With careful thinking about what you want to achieve and how the work you do will support your learning, you’ll gain a better understanding of the world of work. You may also develop a stronger sense of the career you’d like after Brookes. Whatever the focus of your independent study, you’ll notice the benefits, whether it’s the satisfaction gained from volunteering, the new knowledge you’ve gained or the skills you’ve improved.

Political Geography: Place and Power

What are the connections between place and power? This module introduces you to political geography and geopolitics. You’ll look at both historical and ongoing debates to enable you to understand the spatial and material relations of political power, including territory, borders, mobility, security, nations, nationalism, sovereignty and environmental politics. You’ll interrogate and challenge common assumptions about geopolitics and explore geographical ideas in the light of current events, emphasising the relevance and real-world application of political geographical thought.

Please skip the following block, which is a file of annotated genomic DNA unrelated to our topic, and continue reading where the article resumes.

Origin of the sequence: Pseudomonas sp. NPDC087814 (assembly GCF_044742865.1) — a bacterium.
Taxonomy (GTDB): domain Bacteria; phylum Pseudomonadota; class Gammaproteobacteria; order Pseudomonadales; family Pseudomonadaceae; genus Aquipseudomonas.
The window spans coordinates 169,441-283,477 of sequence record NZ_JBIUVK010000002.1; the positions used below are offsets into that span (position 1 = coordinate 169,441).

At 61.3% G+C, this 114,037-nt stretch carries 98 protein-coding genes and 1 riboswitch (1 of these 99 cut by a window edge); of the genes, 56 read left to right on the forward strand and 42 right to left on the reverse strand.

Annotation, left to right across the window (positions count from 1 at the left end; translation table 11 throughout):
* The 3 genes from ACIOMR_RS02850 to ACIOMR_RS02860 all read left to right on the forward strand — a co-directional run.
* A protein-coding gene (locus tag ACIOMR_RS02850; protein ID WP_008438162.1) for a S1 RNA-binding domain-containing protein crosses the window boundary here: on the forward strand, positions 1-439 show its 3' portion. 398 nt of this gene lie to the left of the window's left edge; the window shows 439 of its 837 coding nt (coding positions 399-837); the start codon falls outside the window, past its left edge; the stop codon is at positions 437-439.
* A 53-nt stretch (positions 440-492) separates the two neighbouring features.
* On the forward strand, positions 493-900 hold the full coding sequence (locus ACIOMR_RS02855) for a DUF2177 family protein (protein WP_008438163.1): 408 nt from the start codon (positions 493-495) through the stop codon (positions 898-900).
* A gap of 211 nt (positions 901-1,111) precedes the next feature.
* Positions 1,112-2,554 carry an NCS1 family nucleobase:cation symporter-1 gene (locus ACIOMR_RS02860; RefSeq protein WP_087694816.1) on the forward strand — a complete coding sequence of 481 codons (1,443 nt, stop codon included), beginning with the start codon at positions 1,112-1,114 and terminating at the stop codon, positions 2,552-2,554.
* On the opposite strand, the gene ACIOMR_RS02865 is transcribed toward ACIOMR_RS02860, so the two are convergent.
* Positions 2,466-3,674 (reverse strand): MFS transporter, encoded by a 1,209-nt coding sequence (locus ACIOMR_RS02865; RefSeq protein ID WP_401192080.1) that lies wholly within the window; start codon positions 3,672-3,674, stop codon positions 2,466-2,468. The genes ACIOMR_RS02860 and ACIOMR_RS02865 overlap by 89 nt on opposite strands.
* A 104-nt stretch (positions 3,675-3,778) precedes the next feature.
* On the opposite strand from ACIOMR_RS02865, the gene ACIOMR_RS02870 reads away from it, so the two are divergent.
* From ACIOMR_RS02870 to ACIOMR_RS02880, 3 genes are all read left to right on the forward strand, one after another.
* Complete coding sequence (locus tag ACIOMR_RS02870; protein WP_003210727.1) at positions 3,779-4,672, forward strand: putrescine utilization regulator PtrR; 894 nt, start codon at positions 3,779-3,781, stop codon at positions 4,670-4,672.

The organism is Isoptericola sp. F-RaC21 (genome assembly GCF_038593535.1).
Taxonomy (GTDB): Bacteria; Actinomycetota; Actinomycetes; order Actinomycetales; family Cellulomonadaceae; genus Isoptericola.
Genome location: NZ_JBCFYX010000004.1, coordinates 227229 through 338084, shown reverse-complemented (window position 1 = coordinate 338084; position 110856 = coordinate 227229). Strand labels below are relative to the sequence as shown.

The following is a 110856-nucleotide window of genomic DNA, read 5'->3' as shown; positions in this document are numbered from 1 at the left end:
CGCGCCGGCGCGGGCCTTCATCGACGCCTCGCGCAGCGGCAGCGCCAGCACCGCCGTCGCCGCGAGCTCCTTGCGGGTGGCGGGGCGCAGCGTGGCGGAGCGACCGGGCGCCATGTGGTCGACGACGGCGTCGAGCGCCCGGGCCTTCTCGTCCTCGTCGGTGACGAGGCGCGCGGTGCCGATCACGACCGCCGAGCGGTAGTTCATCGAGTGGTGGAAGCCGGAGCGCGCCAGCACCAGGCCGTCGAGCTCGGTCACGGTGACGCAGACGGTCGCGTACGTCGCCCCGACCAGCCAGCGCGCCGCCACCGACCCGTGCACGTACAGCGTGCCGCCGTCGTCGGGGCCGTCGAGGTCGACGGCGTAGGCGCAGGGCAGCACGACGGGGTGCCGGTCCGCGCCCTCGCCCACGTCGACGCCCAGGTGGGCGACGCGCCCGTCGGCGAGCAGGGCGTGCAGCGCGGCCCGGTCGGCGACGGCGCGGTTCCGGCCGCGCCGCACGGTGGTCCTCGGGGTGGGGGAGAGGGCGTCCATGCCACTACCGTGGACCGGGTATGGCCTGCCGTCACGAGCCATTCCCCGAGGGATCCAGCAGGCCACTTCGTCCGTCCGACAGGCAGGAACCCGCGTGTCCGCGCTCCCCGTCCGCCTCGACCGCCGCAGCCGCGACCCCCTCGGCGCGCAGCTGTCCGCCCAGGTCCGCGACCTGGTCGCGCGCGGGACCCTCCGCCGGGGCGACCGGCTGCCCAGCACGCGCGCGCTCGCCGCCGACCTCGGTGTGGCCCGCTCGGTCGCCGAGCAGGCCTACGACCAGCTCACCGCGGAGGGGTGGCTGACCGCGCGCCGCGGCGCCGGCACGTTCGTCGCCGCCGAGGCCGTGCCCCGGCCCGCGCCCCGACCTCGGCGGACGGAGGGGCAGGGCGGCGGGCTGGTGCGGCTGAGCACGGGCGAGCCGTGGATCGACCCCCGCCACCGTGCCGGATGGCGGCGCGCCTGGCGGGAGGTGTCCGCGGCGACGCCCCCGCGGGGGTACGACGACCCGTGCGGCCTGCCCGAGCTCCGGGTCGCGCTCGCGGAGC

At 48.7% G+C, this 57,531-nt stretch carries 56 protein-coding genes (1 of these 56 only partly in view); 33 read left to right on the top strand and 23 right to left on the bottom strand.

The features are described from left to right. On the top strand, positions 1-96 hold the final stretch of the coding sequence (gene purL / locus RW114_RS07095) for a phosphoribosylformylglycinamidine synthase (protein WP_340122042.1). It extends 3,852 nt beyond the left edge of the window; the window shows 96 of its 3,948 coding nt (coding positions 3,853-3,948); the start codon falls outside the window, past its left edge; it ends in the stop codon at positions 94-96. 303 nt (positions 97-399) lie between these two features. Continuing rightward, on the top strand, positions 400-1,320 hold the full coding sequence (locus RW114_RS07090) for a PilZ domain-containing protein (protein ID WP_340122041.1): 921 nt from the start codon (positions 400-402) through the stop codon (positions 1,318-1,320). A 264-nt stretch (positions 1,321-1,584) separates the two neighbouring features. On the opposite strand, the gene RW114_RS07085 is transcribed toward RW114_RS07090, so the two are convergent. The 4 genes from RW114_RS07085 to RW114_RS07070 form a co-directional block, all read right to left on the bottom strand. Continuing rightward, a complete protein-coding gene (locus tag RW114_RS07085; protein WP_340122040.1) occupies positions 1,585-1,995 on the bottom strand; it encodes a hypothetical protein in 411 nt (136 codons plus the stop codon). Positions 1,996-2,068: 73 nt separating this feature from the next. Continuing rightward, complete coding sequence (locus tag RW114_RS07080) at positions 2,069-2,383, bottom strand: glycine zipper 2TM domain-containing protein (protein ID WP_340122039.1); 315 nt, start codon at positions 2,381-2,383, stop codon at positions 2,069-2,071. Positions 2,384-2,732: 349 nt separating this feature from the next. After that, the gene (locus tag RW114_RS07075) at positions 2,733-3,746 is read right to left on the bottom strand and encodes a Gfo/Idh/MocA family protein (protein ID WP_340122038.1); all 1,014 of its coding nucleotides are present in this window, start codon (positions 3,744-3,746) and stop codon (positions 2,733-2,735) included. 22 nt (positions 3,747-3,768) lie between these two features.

International Markets and Competition

In this module, you’ll consider the different exchange rate regimes, both in theory and in practice. You’ll also explore theory of international trade, the costs and benefits of protectionism, national and international measures to encourage competition. You’ll also be able to understand how to prevent anti-competitive behaviour and their rationale, and study the international organisations that control and regulate free trade.

You’ll be able to analyse international data from a variety of sources, and explain international trade patterns including trading blocks and the role of MNCs and FDI. 

Design Thinking and Project Management

You start to build your project management experience and apply a design thinking framework to identify, develop and refine an idea. You will be working in teams and have the opportunity to work on a problem and apply a design thinking approach which is integrated with the workshop. You will take part in a series of workshops, building on previous learning. You will apply your knowledge and understanding of project management to a specific challenge. This will help you to develop your practical problem solving skills, improving your collaborations skills and communication skills.

Family and Society in Business

Through this module you will build a comprehensive understanding of the impact of family businesses and social economy organisations (SEO’s) on the business landscape.